Sun Zi: Military Strategist and Author of ‘The Art of War’

By David Wu
David Wu
David Wu
June 26, 2014 Updated: June 27, 2014

Sun Zi, also known as Sun Wu or Sun Tzu, was a high-ranking military general in Chinese history who is known for being one of the greatest military strategists of all time.

Sun Zi’s real name was Sun Wu and he was born 535 B.C. Originally, he was a noble of the Kingdom of Qi in the late Spring and Autumn Period (770–481 B.C.). He moved to Kingdom Wu after war broke out in the Qi state. There, he lived a reclusive life, devoting himself to the study of the art of war.

Around 512 B.C., Sun Zi began serving King Helü of Wu as a general and a strategist. His experience as a general prompted him to write down his strategies in the book The Art of War, a valuable Chinese military treatise.

“The Art of War” became very well-known and was consulted and referred to often in later dynasties, especially in the tumultuous Warring States Period (475–221 B.C.) directly following the Spring and Autumn Period.

One day, King Helü of Wu summoned Sun Zi and said, “You wrote 13 chapters for The Art of War and it seems that the theory of each chapter is quite perfect. However, it is theory and no one knows if all theories can be put in practice.”

Sun Zi said to the King, “Can you dispatch someone and allow me to demonstrate my theories? Then you will understand the art of war.”

The King immediately passed down an order to send 180 maids from his palace to act as the military. After the maids arrived, Sun Zi divided them into two teams and assigned two of the King’s favorite concubines to be the captain of each team.

At first, the maids did not take Sun Zi seriously. When Sun Zi told them to face right, they only giggled and pushed each other around. Sun Zi asked the maids not to take the drill as a joke and warned them not to make mistakes otherwise they would be punished by military law.

But he allowed that the maids may not have understood his instructions the first time. As the general, it was his responsibility to make sure his orders were clear. However, after the drill started again, the maids still laughed and paid no attention to Sun Zi.

Sun Zi looked angrily at the captains and said to them, “Both of you, as a captain, failed to meet the duty of supervision and must accept the punishment.” Sun Zi then ordered the immediate execution of the King’s two favorite concubines. Though the King strongly protested, Sun Zi was steadfast, and so the two concubines were immediately executed by military orders.

After losing two favorite concubines, the king was in no mood to observe the drill further. Sun Zi was very disappointed and said to the king: “So, you just like to fight on paper and have no intention of rectifying the military.”

Hearing this, the king realized that Sun Zi was indeed an outstanding talent of the art of war. Sun Zi also explained that he did not defer to the king’s protests because, out on the battlefield, a general was the supreme commander. In the heat of battle on the front lines, not even the king can overturn a general’s orders. According to Sun Zi, the king must be able to trust in his generals completely and believe that they will do their duty no matter what.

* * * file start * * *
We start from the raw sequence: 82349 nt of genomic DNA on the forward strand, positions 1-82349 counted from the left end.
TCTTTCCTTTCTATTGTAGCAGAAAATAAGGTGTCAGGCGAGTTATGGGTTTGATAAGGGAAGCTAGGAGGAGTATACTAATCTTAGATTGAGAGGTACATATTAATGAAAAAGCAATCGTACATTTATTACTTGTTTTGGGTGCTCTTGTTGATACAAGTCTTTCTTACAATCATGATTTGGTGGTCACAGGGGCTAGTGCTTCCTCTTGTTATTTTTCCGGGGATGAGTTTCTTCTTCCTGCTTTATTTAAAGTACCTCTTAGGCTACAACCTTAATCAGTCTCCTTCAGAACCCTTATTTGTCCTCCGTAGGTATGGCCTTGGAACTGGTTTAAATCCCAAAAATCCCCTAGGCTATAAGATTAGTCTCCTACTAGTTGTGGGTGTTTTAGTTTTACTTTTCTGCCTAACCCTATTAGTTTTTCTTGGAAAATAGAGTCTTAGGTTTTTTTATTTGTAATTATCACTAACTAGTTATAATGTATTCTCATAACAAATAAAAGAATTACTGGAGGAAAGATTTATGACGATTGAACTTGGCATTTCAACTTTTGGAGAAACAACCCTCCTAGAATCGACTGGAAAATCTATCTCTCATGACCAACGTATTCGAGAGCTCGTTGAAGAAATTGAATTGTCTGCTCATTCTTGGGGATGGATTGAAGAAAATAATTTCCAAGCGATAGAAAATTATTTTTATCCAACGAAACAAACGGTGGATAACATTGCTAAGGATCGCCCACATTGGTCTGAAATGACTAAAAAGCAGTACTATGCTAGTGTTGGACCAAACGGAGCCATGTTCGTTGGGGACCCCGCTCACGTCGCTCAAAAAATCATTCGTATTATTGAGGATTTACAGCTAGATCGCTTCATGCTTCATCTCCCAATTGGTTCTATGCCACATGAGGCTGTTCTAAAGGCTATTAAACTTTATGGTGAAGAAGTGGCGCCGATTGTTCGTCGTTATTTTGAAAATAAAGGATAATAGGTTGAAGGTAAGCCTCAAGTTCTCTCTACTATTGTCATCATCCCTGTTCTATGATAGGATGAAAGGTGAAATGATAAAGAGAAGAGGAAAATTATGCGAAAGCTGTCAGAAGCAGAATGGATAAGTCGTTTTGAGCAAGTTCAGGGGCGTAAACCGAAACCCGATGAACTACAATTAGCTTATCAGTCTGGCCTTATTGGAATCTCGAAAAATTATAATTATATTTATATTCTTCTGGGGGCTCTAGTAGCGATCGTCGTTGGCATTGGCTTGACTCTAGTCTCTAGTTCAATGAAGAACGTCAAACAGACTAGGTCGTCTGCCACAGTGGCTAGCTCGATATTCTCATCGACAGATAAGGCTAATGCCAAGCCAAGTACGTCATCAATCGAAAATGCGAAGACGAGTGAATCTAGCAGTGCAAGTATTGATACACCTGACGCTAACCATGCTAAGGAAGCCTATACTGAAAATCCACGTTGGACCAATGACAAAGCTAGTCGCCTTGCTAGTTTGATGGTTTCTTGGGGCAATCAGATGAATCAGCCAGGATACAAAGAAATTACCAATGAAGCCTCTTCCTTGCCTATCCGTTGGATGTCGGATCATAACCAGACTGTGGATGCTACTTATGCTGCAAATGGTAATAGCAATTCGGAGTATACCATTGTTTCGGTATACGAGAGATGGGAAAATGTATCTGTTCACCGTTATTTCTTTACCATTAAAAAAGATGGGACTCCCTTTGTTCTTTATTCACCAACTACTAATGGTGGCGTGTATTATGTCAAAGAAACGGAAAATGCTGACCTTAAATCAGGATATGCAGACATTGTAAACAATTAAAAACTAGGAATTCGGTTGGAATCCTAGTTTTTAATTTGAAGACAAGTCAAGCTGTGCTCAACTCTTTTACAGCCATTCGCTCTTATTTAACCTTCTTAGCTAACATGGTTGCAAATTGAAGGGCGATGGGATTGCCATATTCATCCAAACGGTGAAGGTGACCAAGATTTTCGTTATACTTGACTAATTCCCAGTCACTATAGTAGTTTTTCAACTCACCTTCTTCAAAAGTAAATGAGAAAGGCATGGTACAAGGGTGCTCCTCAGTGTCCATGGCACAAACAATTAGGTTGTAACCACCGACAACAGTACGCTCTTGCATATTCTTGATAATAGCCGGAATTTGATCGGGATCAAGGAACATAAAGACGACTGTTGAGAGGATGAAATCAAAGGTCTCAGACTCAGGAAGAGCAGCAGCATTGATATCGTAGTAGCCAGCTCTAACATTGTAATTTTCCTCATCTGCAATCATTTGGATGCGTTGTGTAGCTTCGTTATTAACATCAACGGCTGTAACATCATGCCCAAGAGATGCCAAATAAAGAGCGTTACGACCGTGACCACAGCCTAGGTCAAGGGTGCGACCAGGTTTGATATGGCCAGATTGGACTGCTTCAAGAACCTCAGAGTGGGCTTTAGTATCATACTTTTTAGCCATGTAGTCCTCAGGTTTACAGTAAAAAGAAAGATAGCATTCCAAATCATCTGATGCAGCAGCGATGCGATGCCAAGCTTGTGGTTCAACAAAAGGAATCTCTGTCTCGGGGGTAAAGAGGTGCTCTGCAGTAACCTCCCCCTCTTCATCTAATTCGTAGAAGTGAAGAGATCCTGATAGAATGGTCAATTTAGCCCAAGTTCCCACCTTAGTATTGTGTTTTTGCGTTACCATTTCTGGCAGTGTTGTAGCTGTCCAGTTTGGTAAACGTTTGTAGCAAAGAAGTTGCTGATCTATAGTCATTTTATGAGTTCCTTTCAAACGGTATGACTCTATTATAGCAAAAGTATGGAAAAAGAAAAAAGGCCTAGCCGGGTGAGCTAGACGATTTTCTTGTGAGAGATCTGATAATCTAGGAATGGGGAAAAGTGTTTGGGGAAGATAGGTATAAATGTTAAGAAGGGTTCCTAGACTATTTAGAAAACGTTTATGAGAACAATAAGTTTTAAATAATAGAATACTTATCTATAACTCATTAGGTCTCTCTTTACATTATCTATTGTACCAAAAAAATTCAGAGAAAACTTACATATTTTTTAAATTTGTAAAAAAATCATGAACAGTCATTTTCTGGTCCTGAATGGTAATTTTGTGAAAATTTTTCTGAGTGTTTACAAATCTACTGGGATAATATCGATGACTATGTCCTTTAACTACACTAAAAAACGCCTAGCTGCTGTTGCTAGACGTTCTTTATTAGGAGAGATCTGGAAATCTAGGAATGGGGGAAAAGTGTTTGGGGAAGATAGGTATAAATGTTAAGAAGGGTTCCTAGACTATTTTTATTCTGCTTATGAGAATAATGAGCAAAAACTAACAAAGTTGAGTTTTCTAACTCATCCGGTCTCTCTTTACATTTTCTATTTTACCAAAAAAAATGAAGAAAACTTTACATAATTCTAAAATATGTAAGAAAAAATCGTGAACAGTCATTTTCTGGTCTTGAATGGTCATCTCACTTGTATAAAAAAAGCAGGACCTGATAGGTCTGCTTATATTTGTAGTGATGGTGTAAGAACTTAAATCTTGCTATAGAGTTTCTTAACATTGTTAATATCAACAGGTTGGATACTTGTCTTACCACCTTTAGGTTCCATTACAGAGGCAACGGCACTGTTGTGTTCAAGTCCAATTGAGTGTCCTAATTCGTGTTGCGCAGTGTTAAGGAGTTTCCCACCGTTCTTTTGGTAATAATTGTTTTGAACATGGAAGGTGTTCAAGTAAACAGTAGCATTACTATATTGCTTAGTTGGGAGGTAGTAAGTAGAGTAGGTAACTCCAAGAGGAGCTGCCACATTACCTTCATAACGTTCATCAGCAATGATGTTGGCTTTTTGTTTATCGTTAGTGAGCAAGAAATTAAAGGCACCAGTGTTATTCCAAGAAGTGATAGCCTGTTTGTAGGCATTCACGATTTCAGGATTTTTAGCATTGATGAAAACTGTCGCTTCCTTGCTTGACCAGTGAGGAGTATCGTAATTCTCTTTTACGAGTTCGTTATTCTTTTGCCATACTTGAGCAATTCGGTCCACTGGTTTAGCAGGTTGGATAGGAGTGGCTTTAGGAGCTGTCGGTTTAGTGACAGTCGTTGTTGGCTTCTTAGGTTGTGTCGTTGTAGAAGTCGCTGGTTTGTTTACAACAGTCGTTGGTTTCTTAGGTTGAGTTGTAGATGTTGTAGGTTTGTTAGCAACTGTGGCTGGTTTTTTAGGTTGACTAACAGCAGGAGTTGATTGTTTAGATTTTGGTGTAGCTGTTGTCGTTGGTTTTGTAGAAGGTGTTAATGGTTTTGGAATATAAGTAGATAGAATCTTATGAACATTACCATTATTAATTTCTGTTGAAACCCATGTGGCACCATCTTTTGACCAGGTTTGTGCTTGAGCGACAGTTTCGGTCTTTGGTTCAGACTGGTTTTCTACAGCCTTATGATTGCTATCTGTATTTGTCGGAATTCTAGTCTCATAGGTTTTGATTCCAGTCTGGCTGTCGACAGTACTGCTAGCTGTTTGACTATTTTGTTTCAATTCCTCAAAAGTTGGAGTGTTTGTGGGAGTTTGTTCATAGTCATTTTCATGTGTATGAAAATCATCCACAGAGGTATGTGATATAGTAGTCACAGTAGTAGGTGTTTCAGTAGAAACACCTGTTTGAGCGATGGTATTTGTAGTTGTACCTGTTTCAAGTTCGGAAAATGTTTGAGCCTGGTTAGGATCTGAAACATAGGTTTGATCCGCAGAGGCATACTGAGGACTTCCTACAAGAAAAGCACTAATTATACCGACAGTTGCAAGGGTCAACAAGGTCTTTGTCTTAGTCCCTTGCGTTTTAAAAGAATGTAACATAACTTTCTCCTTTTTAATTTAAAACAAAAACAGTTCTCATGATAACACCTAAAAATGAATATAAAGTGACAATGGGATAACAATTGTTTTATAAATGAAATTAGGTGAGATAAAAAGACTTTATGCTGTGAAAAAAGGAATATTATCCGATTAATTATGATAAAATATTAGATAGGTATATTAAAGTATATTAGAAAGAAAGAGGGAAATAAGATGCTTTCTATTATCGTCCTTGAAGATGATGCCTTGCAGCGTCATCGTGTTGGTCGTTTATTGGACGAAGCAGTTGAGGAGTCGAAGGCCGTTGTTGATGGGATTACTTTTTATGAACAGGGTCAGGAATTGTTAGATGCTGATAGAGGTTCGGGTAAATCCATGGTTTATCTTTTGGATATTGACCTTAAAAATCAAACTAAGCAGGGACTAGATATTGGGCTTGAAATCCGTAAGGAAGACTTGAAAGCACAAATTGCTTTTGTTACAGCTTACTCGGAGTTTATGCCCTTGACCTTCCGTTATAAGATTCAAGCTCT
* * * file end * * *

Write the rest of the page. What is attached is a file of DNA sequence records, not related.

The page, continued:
When Sun Zi returned to the drill, the maids obeyed his every command correctly and immediately. Sun Zi was then appointed as a general and afterwards conquered western Chu and the northern middle lands of China.

During his lifetime, Sun Zi not only accomplished illustrious military exploits, but also passed down precious theories of military art, especially the treatise The Art of War, which in only 13 chapters and 5,000 words fully reflected his military philosophy.

“The Art of War” covers almost all military theories such as strategy, psychology, meteorology, and topography. In addition, it also includes politics, economics, history, philosophy, literature, and the natural sciences. Therefore, after its publication, Chinese politicians, strategists, philosophers, and writers referred to it and treated it as an important piece of military strategy.

Notably, it also spread to the world. As early as the Tang Dynasty, it was known and read by the Japanese. Today, the theories and ideas of The Art of War are often used in the decision-making process of modern business and social management.

According to The Art of War, the highest state of military forces readiness is “to conquer other armies without fighting,” meaning that the greatest victory is one achieved without using a single soldier.

Sun Zi advocated the “precaution of war.” In The Art of War, he noted that: “War is an important national event and has serious impact not only on the people’s life and death, but on a nation’s survival. Therefore, we must cautiously consider if it is appropriate to start a war with other nations.”

In addition, Sun Zi warned kings and generals of nations not to go to war out of anger. From his point of view, people should think twice before starting a war and make a decision based on the interests of their own nations.

The Art of War is widely considered a book about winning in battle. However, it is also a book that teaches people to understand that the purpose of using military force is to keep people from suffering turmoil and to encourage peace.

Furthermore, advocates of war could be enlightened by the theories of The Art of War understand the true meaning of life, and finally put down their weapons.

From the teachings of the book, people in history came to understand how to advance their lives by improving virtue, and kings and courtiers learned how to manage national affairs through virtue.

Today, leaders from all walks of life use “The Art of War” as a guide for strategy and leadership.

David Wu